I don't think anything should be closed off until the area gets built up -- which I'm guessing is at least 15 years down the line. Get some pedestrian activity in there first, and *then* start worrying about the safety of the pedestrians. That's how I feel about it.

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Just a thought....to get people out of cars and onto sidewalks there must be atmosphere, that's what people want. Where you can just be without necessarily spending any money. Colors, art, architecture, food smells, people milling about, music.....Music, that's one thing that's missing. Music without having to go into a club. We need street bandstands. I dont' know if any other cities have them, but little round, covered areas with electricity scattered around downtown, maybe converted parking lots so that people can stand and listen, but more so that there is sound in the streets, but carefully placed so as not to be close to the residential units. Since our weather is nice year round, it might be a unique, feasible idea.

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I'm really against the idea of shutting off streets. A good street grid is imperative to traffic flow and efficient use of land. That's why a lot of "new urbanist" thinking really pushes grid development. That being said, the streets downtown really are too wide and focused on traffic flow. To me there's a really easy solution - take out a lanes of traffic and replace them with diagonal parking. This

- creates a buffer for pedestrians from traffic and noisy buses

- creates more parking places and therefore lessens the need for parking garages and reduces the economic attractiveness of surface lots

- by narrowing the streets tends to slow down traffic, making it still more attractive for pedestrians

- It's cheap - basically just restriping. With meters installed it can even bring in money to the city.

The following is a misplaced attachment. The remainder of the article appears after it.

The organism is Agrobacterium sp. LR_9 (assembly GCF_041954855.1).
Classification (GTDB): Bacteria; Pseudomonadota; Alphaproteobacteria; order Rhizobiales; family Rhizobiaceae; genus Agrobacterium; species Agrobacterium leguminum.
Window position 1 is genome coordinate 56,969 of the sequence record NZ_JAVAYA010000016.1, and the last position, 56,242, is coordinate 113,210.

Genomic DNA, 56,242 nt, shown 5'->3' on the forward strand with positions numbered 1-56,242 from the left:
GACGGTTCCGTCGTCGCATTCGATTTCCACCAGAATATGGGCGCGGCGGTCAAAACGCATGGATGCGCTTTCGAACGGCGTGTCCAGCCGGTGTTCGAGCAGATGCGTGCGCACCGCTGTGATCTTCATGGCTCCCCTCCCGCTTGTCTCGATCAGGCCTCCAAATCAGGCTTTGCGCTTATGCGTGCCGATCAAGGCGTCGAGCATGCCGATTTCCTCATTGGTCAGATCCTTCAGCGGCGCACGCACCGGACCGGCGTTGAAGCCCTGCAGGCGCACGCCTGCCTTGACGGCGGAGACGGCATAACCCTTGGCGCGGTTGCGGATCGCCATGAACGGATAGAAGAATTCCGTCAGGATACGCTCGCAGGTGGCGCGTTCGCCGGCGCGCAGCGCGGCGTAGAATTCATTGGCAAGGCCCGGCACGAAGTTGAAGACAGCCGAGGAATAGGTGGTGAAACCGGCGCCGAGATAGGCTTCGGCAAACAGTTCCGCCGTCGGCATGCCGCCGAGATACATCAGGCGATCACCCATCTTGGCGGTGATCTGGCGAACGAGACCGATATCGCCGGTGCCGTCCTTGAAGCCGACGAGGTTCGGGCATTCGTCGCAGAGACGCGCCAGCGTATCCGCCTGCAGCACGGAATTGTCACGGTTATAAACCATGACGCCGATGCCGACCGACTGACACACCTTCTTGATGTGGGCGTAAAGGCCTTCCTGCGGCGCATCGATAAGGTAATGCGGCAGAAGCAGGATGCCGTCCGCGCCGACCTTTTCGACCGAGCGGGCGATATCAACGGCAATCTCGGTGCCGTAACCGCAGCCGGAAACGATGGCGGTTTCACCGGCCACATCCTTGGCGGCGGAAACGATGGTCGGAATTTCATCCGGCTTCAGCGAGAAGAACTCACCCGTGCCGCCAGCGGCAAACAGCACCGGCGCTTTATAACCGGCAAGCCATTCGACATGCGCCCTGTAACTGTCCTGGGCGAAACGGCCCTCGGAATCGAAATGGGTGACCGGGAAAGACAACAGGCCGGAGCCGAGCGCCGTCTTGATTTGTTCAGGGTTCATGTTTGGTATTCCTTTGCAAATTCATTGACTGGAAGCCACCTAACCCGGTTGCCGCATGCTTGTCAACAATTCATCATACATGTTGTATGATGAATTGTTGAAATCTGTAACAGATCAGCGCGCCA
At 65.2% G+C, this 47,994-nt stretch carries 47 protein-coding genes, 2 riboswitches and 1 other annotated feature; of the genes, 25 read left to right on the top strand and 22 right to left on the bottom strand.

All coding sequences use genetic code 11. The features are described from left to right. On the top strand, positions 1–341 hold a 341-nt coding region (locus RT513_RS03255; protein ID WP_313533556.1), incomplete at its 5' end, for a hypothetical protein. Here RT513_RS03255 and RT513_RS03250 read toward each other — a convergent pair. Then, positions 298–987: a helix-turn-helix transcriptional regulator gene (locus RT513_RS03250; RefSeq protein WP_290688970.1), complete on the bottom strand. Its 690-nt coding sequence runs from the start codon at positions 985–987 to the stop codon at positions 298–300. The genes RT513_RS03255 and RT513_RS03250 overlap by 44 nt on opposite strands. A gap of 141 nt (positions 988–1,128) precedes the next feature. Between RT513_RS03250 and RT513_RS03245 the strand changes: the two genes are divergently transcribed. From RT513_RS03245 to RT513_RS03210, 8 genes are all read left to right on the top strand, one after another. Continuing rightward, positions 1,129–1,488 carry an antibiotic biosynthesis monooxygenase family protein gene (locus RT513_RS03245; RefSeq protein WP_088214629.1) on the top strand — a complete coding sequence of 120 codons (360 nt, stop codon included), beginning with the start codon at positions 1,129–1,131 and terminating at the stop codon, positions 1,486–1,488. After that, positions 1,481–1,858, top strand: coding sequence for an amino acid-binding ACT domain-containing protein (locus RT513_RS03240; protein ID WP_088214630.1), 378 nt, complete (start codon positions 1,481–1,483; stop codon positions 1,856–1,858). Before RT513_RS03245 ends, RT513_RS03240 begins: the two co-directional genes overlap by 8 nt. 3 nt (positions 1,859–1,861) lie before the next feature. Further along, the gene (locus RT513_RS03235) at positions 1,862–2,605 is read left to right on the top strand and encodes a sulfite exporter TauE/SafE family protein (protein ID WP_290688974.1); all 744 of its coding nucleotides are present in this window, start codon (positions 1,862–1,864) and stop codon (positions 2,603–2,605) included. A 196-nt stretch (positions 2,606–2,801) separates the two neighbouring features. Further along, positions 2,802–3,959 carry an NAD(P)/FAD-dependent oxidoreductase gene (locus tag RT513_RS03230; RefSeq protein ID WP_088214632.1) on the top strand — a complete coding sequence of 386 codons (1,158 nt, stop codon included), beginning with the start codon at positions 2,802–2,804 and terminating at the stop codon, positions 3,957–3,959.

- The availabilty of on-street parking also supports street-level retail, since potential shoppers in cars are far more likely to stop if they think there is convenient parking nearby.

To me this is a real "win-win". It was part of the thinking behind the Cotswold project design. At present it seems like it would make more sense to focus on making downtown a good retail/pedestrian environment than worrying about kids running around. I doubt that families with kids will ever be a significant portion of downtown residents.

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I think the city of Houston should dedicate the entire section of Main Street that runs through downtown to be a pedestrian only zone and detour automobiles to Main Street's adjacent streets like Travis (w/exception of light rail). I only say this because Main Street Square is what they started and what they should branch off this idea to further development of a "strip like" retail development even further down Main.

I really wish more commercial retail could be brought to downtown Houston a little bit faster than what its doing. I know the development of 16th Street Mall in Denver developed in a period of less than 2 years.